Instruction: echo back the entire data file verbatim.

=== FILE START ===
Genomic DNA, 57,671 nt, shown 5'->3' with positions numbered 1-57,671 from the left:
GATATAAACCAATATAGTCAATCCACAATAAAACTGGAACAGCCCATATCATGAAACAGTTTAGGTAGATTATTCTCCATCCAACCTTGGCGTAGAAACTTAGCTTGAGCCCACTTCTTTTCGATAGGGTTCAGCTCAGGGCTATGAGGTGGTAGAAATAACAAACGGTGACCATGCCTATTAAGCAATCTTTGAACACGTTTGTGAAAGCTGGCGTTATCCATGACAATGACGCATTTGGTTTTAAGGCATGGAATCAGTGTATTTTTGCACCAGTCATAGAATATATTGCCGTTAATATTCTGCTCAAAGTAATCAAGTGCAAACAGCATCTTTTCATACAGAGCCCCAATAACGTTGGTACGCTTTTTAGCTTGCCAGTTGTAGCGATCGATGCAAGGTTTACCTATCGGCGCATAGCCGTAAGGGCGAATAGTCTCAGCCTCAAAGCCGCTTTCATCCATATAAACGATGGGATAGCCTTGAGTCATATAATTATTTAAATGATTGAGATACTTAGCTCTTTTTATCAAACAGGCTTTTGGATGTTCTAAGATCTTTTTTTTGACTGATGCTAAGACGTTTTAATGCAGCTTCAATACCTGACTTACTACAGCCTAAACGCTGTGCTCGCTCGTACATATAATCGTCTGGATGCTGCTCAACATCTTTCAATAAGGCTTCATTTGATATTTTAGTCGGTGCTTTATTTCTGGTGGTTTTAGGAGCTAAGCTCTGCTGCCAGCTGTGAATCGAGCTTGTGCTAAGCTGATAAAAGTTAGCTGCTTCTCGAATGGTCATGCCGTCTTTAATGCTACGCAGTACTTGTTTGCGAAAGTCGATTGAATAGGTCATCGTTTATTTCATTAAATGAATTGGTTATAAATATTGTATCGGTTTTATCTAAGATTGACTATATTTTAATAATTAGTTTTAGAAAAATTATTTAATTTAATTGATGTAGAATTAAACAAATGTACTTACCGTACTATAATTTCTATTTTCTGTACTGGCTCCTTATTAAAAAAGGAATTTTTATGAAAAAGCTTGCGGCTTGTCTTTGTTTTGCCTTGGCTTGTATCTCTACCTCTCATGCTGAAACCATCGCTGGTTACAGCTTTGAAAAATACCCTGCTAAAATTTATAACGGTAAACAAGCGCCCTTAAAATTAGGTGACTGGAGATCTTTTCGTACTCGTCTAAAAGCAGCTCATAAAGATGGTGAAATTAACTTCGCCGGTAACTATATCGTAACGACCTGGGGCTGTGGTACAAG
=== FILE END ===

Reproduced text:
Genomic DNA, 57,671 nt, shown 5'->3' with positions numbered 1-57,671 from the left:
GATATAAACCAATATAGTCAATCCACAATAAAACTGGAACAGCCCATATCATGAAACAGTTTAGGTAGATTATTCTCCATCCAACCTTGGCGTAGAAACTTAGCTTGAGCCCACTTCTTTTCGATAGGGTTCAGCTCAGGGCTATGAGGTGGTAGAAATAACAAACGGTGACCATGCCTATTAAGCAATCTTTGAACACGTTTGTGAAAGCTGGCGTTATCCATGACAATGACGCATTTGGTTTTAAGGCATGGAATCAGTGTATTTTTGCACCAGTCATAGAATATATTGCCGTTAATATTCTGCTCAAAGTAATCAAGTGCAAACAGCATCTTTTCATACAGAGCCCCAATAACGTTGGTACGCTTTTTAGCTTGCCAGTTGTAGCGATCGATGCAAGGTTTACCTATCGGCGCATAGCCGTAAGGGCGAATAGTCTCAGCCTCAAAGCCGCTTTCATCCATATAAACGATGGGATAGCCTTGAGTCATATAATTATTTAAATGATTGAGATACTTAGCTCTTTTTATCAAACAGGCTTTTGGATGTTCTAAGATCTTTTTTTTGACTGATGCTAAGACGTTTTAATGCAGCTTCAATACCTGACTTACTACAGCCTAAACGCTGTGCTCGCTCGTACATATAATCGTCTGGATGCTGCTCAACATCTTTCAATAAGGCTTCATTTGATATTTTAGTCGGTGCTTTATTTCTGGTGGTTTTAGGAGCTAAGCTCTGCTGCCAGCTGTGAATCGAGCTTGTGCTAAGCTGATAAAAGTTAGCTGCTTCTCGAATGGTCATGCCGTCTTTAATGCTACGCAGTACTTGTTTGCGAAAGTCGATTGAATAGGTCATCGTTTATTTCATTAAATGAATTGGTTATAAATATTGTATCGGTTTTATCTAAGATTGACTATATTTTAATAATTAGTTTTAGAAAAATTATTTAATTTAATTGATGTAGAATTAAACAAATGTACTTACCGTACTATAATTTCTATTTTCTGTACTGGCTCCTTATTAAAAAAGGAATTTTTATGAAAAAGCTTGCGGCTTGTCTTTGTTTTGCCTTGGCTTGTATCTCTACCTCTCATGCTGAAACCATCGCTGGTTACAGCTTTGAAAAATACCCTGCTAAAATTTATAACGGTAAACAAGCGCCCTTAAAATTAGGTGACTGGAGATCTTTTCGTACTCGTCTAAAAGCAGCTCATAAAGATGGTGAAATTAACTTCGCCGGTAACTATATCGTAACGACCTGGGGCTGTGGTACAAG